Tag Archive | "vertical spread"

Trading the Volatility Spike in YUM! Brands

Monday, December 3, 2012


YUM! Brands has been regarded for some time as a play on discretionary spending in China – as part of the shift from exports to domestic consumption. Given that framing, YUM investors are pretty sensitive to changes in data coming out of China. After the market close on Thursday, YUM guided lower on Q4 sales in China. Half of the operating profit in the third quarter came from China, so a forecast for a 4% drop in same-restaurant sales…

Same trade, different reasons

Tuesday, July 31, 2012


Here’s a question we received recently from a client, asking about the relationship between the vertical spreads we trade in the ETF Trend Options strategy and the iron condors associated with our core product: I have been trading these ETF Trend Option spreads for a while now. Some of them wind up as de facto put/call condors. Can you explain the fundamental differences between your regular iron condors and these de facto ETF condors? Except for the…

Combining Trend Following and Option Selling Strategies

Thursday, February 2, 2012


Historically, two of the most successful approaches to trading have been trend following and option selling. Trend following and momentum investing are strategies known to just about everybody, and option selling (i.e. collecting the volatility risk premium), while not quite as famous, is hardly a closely-held secret. Usually, these two approaches are treated as strangers. Momentum/trend traders are conceptually long volatility in that they are willing to accept small, frequent losses from choppy markets in order to reap gains…

A Pause in Treasury Yields

Thursday, June 18, 2009

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A Bloomberg item out this morning wonders whether long-term Treasury yields have moved too far, too fast: The CHART OF THE DAY shows the difference between the yields on 10-year Treasuries and the year-over-year consumer price index, known as real yields, over the last 20 years. The gap approached 5 percent yesterday, the most since it was above 5 percent in December 1994, signaling bond investors concerned about inflation have pushed yields too high too quickly, according to Michael Shaoul,…

Iron Condors and Vertical Skew

Wednesday, June 17, 2009

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Member D. S. posed the following question: I’ve been trading SPY iron condors for some time now and I have been opening them at very similar levels to yourselves. However I have been using much wider spreads, so whereas you use a $2 spread I would use as much as a $10 dollar spread. What in your view is the value in only using smaller spreads? My reasoning on the larger spreads is as follows: 1) You can open the…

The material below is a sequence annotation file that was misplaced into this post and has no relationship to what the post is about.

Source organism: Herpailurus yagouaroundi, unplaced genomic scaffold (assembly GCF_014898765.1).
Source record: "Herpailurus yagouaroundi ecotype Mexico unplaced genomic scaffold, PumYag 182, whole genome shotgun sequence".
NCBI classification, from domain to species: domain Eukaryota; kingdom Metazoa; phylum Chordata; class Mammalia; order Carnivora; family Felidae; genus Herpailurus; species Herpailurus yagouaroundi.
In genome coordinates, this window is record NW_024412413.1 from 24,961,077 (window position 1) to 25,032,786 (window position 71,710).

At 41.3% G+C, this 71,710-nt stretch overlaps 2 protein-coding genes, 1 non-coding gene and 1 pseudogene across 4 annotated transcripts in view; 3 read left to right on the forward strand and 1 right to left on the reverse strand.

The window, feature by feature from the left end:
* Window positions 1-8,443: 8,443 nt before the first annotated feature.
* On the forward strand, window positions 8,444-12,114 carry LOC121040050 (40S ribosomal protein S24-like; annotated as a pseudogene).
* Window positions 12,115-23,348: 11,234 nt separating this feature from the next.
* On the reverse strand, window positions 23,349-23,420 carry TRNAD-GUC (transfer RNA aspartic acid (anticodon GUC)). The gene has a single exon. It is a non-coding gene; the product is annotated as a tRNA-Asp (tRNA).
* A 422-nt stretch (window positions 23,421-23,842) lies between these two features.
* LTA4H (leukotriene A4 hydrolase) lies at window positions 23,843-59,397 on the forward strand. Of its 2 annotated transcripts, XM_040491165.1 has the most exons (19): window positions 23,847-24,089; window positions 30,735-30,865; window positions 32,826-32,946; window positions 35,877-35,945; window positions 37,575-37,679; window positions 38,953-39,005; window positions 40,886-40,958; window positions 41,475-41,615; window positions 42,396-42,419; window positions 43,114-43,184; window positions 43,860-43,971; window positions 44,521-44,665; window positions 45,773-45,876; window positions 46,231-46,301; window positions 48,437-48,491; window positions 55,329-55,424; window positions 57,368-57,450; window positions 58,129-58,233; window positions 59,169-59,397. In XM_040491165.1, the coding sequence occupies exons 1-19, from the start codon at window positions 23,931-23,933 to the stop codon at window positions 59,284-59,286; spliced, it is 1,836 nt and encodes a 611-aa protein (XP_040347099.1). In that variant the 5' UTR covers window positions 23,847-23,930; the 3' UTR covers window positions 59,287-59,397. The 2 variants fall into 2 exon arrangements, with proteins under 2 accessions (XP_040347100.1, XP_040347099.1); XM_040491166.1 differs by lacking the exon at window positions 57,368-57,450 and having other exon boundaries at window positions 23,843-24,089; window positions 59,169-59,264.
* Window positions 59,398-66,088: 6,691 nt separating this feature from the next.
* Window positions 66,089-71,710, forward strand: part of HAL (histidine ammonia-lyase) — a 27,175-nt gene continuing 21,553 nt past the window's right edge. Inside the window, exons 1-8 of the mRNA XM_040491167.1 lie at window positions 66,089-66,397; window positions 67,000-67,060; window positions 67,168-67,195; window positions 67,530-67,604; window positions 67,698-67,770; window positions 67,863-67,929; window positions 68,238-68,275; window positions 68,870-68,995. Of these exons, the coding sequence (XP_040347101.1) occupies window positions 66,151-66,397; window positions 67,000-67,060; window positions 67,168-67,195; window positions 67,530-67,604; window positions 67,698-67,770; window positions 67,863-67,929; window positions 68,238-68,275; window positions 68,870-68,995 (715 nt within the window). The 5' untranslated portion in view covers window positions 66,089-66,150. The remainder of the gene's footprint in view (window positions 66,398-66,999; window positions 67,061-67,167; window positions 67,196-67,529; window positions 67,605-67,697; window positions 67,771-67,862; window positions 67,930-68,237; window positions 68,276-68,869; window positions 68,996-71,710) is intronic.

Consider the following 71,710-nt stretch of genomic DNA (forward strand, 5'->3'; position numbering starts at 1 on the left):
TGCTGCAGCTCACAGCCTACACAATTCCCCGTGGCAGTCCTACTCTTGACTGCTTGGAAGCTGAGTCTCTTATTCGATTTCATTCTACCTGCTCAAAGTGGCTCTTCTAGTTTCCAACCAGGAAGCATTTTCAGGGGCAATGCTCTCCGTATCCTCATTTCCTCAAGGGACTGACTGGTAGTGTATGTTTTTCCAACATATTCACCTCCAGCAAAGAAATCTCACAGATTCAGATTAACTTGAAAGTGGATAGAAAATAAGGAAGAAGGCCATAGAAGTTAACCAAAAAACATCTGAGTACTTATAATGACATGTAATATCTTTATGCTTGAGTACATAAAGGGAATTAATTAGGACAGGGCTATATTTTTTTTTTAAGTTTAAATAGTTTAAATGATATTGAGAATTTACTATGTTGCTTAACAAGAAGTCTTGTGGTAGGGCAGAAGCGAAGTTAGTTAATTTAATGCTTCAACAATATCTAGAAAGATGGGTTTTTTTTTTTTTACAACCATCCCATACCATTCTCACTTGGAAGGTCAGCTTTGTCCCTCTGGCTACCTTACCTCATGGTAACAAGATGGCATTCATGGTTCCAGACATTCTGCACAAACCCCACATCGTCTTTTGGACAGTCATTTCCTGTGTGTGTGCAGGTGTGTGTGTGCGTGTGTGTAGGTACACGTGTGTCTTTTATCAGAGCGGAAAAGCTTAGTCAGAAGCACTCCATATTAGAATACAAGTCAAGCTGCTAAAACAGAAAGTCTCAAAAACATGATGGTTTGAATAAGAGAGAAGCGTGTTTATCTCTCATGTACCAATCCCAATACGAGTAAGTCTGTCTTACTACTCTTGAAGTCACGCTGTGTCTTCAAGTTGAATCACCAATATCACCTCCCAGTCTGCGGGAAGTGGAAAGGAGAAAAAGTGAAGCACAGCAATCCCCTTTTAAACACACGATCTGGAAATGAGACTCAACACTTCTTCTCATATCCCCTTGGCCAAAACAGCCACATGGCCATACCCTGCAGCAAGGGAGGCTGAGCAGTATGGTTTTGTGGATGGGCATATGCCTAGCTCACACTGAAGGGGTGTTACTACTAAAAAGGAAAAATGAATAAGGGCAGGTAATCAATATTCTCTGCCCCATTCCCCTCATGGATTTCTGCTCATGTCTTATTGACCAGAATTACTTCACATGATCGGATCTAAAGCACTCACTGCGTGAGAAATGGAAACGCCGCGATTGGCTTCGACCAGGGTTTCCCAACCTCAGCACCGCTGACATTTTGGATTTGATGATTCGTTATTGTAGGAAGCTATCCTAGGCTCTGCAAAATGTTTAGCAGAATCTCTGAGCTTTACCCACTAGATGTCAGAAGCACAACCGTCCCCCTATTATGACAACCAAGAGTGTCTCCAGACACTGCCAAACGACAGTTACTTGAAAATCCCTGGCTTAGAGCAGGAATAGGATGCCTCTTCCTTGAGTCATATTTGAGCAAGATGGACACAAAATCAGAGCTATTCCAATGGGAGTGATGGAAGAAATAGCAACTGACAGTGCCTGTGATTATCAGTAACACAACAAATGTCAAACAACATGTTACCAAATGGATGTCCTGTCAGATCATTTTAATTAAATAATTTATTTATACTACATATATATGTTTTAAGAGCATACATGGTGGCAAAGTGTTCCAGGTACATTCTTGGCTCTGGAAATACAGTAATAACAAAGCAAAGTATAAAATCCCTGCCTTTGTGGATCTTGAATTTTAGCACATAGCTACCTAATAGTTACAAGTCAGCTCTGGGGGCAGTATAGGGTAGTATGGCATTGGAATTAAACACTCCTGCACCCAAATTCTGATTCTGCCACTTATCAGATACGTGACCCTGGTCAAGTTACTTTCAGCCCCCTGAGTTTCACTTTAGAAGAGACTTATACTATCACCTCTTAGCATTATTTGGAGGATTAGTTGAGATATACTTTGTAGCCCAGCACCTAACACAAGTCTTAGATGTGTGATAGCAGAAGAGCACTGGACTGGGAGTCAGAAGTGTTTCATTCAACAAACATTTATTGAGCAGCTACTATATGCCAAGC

Options as a Language

Monday, March 16, 2009


Some traders are initially attracted to options because of the leverage they provide.  But leverage  is just a means for magnifying outcomes.  A leveraged risk-taker will experience more glorious wins and more disastrous losses, like a deranged person who shouts both poetry and obscenities (instead of whispering them quietly to himself, like the rest of us). We use options not for the leverage, but to articulate views that are otherwise ineffable, or are expressible only crudely.  For instance, a stock…

Option Spreads and Positive Expectancy

Thursday, February 19, 2009


Reader Peter T. writes in with a very good question: Then are several places on the site where you mention that you prefer to let the probabilities play out and not adjust condors. I calculated the expectation of the latest IWM trade based on the probabilities. I did some minor rounding to make it easier to read. There is a 65% probability of making $50 which comes to $32. There is a 35% probability of…

Warped, Frustrated Old Banks

Thursday, December 18, 2008


Mr. Potter: [to George Bailey] Look at you. You used to be so cocky. You were going to go out and conquer the world. You once called me “a warped, frustrated, old man!” What are you but a warped, frustrated young man? A miserable little clerk crawling in here on your hands and knees and begging for help. No securities, no stocks, no bonds. Nothin’ but a miserable little $500 equity in a life insurance policy.…

Random Walks and Random Jumps: Taleb on Volatility

Wednesday, September 17, 2008


Nassim Nicholas Taleb, author of the widely discussed The Black Swan and Fooled By Randomness, is out with a new paper.  “The Fourth Quadrant: A Map of the Limits of Statistics” pursues a thesis very familiar to his readers, namely that economists and finance professionals put society at risk by offering false comfort in the form of statistical models. Risk Does Not Equal Volatility The novel effort here is Taleb’s attempt to map out which kinds of risks and…


Jared Woodard specializes in trading volatility as an asset class. With over a decade of experience trading options and other volatility products ... Read More


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